The Bank of Mozambique has imposed heavy penalties on the former directors of Mozabanco, a commercial bank that suffered a liquidity crisis in 2016, and was rescued by central bank intervention.
The crisis in Mozabanco then the fourth largest commercial bank in the country, became public knowledge on 30 September 2016, when the Bank of Mozambique stepped in and sacked the entire board of directors, imposing a provisional board, headed by one of the country’s most experienced bankers, Joao Figueiredo.
The central bank injected large amounts to keep Mozabanco afloat while it was restructured. As a result, Kuhanya, the company that manages the central bank’s pension fund, became the majority shareholder.
According to a report in the latest issue of the independent weekly “Savana”, the central bank’s investigations into Moza’s near collapse in 2016 have led to the conclusion that the board was guilty of serious irregularities. The penalties imposed, in documents dated 13 April, include fines ranging from 200,000 to 500,000 meticais (3,310 to 8,280 US dollars, at current exchange rates), and a ban on holding office in any bank for period of between two and three years.
These penalties cover all eight members of the board who were in office on 30 September 2016. The most prominent of these is the then chairperson of Mozabanco, Prakash Ratilal, who is a former governor of the Bank of Mozambique.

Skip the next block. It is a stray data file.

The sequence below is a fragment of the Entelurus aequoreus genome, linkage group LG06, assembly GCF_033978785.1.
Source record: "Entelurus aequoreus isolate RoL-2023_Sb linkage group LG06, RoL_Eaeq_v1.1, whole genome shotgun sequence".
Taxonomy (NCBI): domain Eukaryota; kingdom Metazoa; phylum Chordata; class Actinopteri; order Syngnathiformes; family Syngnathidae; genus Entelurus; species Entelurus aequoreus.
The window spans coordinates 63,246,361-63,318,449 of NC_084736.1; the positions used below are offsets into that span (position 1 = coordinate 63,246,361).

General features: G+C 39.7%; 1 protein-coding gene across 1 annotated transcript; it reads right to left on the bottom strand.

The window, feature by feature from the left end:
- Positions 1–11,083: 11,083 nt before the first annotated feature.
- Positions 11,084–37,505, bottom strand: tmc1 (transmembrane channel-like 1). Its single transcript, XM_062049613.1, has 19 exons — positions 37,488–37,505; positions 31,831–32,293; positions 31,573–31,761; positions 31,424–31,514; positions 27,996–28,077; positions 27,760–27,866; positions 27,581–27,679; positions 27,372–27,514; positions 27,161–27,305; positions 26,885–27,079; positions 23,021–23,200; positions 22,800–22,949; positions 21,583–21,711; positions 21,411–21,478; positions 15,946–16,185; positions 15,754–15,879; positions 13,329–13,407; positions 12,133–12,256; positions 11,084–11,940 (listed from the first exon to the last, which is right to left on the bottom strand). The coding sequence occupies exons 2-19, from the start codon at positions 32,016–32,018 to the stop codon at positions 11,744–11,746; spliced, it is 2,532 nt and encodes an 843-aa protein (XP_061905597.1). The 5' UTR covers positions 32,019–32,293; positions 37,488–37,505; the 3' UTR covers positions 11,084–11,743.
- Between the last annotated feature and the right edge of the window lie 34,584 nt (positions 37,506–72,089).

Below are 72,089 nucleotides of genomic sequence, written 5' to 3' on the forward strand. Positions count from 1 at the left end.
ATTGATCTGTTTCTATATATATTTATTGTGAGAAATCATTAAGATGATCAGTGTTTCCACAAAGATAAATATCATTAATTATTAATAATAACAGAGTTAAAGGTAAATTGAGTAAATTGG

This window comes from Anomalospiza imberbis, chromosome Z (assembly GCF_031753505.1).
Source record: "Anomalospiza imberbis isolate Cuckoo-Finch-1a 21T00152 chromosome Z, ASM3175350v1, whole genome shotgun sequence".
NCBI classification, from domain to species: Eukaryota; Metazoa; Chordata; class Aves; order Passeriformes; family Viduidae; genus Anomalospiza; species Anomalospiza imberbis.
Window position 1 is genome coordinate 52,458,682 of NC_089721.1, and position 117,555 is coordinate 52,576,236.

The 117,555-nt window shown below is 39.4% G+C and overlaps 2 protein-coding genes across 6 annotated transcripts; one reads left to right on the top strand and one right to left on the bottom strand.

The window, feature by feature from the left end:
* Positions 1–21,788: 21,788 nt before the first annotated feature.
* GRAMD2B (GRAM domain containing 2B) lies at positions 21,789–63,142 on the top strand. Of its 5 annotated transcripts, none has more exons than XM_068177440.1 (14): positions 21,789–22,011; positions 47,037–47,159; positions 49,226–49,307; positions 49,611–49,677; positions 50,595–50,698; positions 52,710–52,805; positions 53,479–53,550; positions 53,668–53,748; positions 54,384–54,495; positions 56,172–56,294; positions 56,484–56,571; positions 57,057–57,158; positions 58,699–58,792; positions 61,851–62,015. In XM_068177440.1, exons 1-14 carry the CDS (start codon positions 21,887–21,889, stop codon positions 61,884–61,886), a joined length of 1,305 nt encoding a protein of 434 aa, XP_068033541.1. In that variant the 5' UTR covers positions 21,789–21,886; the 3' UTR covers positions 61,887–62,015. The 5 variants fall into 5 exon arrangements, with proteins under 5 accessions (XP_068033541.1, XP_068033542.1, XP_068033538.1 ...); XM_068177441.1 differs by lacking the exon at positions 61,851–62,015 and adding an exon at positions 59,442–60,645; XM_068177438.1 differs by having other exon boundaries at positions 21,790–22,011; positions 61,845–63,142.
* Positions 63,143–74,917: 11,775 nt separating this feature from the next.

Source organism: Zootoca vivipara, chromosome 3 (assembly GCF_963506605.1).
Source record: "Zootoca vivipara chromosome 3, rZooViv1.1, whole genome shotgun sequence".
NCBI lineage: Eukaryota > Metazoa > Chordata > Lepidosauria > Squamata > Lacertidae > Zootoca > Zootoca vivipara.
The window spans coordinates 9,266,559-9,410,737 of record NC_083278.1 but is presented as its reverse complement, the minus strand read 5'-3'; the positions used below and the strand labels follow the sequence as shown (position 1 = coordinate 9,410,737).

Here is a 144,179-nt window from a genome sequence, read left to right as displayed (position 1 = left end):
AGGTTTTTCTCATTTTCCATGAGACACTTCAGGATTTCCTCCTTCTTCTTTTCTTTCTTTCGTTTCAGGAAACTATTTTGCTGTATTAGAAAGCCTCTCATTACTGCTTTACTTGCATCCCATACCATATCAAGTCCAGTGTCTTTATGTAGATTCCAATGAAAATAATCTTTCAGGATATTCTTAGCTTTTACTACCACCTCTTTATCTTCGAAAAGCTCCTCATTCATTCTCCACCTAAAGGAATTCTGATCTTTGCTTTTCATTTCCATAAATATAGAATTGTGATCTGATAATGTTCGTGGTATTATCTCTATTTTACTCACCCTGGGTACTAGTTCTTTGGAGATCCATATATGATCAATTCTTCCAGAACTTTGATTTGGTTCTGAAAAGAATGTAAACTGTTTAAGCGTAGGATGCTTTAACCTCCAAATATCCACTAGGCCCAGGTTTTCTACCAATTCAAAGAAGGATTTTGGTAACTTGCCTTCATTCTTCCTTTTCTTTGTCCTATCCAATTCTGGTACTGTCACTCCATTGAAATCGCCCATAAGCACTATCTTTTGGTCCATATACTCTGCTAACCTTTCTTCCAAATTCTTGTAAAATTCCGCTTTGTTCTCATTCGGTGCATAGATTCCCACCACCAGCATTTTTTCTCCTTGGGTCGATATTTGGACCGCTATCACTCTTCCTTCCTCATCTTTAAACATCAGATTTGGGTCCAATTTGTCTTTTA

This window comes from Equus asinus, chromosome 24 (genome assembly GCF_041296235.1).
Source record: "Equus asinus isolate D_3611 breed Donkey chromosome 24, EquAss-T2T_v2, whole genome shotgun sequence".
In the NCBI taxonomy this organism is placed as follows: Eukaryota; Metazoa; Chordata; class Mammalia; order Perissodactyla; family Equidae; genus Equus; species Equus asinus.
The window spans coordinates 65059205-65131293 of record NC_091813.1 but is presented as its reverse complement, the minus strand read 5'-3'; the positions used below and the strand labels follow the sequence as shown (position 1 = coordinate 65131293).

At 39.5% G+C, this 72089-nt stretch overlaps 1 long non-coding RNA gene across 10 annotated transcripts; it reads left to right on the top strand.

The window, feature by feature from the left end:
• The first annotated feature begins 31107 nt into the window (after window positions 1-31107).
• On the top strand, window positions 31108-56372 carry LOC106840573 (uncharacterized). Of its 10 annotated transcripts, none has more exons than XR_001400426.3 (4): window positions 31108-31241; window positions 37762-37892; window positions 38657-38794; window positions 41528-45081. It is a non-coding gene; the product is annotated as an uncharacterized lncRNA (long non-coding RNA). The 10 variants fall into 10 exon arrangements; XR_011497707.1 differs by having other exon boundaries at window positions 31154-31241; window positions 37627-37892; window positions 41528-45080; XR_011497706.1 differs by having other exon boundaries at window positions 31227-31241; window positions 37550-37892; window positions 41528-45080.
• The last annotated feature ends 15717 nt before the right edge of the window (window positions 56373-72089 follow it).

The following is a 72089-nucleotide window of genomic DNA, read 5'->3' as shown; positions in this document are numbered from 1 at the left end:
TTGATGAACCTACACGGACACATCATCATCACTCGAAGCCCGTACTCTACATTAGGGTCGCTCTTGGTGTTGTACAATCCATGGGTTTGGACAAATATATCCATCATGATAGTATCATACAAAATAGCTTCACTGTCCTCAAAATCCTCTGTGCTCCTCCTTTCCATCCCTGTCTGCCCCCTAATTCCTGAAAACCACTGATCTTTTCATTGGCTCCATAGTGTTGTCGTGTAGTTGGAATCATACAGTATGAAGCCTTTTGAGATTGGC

The inspection by the central bank, says “Savana”, found that Mozabanco did not comply with its duty to draw up policies and procedures for managing operational risks, had not identified and measured those risks, and had not approved policies to guide the management of liquidity. Among many other alleged irregularities, there were also no contingency plans to deal with situations of shortages of liquidity, and no policy to manage conflicts of interest.
The former Mozabanco directors have 15 days to appeal against the penalties through the courts, but must pay the fines first (although the money will be returned if the appeals are successful).
Asked by “Savana” if he intends to appeal, Ratilal said that, “even with the option of resorting to the courts, my stance is to comply with the decision of the regulator”.
The former head of the Mozabanco Executive Commission, Ibrahimo Ibrahimo, said he was the victim of an injustice “but my conscience is clear”. He had not yet decided whether to appeal.
“Savana” says that its queries lead to the conclusion that only two of the eight former directors will appeal.
Ratilal pointed out that he was one of those who helped build the Bank of Mozambique, and it was an institution “of which I am proud, and for which I have deep respect”. He had always acted in good faith, he said, and had always respected the country’s institutions.
He intended to continue working for the progress of Mozambique. “Life goes on”, he told the paper. “Despite the current difficulties, as soon as the crisis of confidence in the markets is overcome, Mozambique will resume its noteworthy growth resting on hydrocarbons, mineral resources and much else. I am participating in several projects that are structuring for the country, and the work will continue”.